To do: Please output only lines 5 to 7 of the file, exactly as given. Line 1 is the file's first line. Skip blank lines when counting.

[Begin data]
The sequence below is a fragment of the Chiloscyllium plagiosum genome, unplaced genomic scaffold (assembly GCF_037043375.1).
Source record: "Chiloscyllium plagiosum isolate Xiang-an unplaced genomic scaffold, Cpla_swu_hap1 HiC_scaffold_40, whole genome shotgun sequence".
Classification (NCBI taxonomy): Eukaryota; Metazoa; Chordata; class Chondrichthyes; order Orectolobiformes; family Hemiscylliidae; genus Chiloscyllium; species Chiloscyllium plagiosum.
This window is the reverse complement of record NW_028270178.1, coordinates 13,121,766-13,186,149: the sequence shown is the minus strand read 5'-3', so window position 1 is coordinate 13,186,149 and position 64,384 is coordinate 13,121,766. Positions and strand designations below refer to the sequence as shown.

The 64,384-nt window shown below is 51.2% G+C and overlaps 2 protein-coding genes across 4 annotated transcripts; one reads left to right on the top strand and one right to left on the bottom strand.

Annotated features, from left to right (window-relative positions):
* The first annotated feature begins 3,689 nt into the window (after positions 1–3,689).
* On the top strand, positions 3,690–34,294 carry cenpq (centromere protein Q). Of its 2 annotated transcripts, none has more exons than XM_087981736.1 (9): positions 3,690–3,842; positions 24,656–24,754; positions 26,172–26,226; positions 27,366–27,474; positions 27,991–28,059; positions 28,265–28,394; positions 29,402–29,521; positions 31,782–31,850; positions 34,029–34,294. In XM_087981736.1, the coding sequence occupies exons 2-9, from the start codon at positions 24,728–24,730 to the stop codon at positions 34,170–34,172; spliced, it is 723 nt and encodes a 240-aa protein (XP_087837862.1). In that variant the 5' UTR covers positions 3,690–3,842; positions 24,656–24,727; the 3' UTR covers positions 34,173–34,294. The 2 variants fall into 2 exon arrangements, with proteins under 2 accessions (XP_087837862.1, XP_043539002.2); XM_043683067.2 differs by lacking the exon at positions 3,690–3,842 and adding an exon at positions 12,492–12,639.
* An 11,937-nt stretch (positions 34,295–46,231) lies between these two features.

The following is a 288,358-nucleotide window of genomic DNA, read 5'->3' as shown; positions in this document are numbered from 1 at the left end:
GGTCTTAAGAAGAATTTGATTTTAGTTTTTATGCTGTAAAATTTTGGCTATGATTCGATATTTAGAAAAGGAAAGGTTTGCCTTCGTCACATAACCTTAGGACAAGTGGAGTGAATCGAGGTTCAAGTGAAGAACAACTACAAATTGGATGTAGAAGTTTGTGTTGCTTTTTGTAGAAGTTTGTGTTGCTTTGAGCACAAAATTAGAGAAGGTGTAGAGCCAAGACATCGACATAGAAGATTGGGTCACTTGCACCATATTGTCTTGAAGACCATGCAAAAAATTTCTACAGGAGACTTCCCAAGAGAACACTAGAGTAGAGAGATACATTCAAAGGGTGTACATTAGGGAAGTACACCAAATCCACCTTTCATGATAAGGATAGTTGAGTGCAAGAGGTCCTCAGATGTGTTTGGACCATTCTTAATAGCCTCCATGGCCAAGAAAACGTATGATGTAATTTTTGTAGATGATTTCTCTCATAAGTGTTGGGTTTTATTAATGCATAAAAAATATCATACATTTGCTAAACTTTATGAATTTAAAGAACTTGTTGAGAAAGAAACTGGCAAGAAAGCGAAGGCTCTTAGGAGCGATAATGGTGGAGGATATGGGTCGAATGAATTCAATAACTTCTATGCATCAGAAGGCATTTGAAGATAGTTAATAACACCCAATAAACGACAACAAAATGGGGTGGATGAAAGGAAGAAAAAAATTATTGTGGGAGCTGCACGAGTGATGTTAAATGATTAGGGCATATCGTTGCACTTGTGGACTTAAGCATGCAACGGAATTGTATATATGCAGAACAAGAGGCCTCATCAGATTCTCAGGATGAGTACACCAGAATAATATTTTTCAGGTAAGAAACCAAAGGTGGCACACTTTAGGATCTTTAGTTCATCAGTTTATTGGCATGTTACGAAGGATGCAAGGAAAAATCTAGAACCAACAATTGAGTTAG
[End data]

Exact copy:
The 64,384-nt window shown below is 51.2% G+C and overlaps 2 protein-coding genes across 4 annotated transcripts; one reads left to right on the top strand and one right to left on the bottom strand.

Annotated features, from left to right (window-relative positions):
* The first annotated feature begins 3,689 nt into the window (after positions 1–3,689).